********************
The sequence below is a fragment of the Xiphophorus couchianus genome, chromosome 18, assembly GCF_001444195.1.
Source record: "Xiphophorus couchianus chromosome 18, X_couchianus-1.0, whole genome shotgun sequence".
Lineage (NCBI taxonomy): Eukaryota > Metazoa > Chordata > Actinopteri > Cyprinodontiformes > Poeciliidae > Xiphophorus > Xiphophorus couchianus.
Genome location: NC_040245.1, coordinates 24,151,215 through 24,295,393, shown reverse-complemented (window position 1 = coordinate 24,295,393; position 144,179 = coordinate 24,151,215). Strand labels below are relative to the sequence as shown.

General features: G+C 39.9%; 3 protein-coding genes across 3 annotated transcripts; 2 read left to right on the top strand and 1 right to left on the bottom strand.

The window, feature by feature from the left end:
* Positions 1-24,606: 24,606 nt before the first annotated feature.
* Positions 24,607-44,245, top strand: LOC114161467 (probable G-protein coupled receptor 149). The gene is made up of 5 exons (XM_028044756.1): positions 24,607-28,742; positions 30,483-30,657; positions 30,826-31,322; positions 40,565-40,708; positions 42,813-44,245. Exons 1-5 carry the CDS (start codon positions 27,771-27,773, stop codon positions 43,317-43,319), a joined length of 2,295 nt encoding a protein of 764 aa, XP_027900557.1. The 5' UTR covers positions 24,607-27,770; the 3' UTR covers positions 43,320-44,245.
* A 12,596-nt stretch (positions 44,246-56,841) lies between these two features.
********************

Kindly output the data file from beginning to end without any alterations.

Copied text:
The sequence below is a fragment of the Xiphophorus couchianus genome, chromosome 18, assembly GCF_001444195.1.
Source record: "Xiphophorus couchianus chromosome 18, X_couchianus-1.0, whole genome shotgun sequence".
Lineage (NCBI taxonomy): Eukaryota > Metazoa > Chordata > Actinopteri > Cyprinodontiformes > Poeciliidae > Xiphophorus > Xiphophorus couchianus.
Genome location: NC_040245.1, coordinates 24,151,215 through 24,295,393, shown reverse-complemented (window position 1 = coordinate 24,295,393; position 144,179 = coordinate 24,151,215). Strand labels below are relative to the sequence as shown.

General features: G+C 39.9%; 3 protein-coding genes across 3 annotated transcripts; 2 read left to right on the top strand and 1 right to left on the bottom strand.

The window, feature by feature from the left end:
* Positions 1-24,606: 24,606 nt before the first annotated feature.
* Positions 24,607-44,245, top strand: LOC114161467 (probable G-protein coupled receptor 149). The gene is made up of 5 exons (XM_028044756.1): positions 24,607-28,742; positions 30,483-30,657; positions 30,826-31,322; positions 40,565-40,708; positions 42,813-44,245. Exons 1-5 carry the CDS (start codon positions 27,771-27,773, stop codon positions 43,317-43,319), a joined length of 2,295 nt encoding a protein of 764 aa, XP_027900557.1. The 5' UTR covers positions 24,607-27,770; the 3' UTR covers positions 43,320-44,245.
* A 12,596-nt stretch (positions 44,246-56,841) lies between these two features.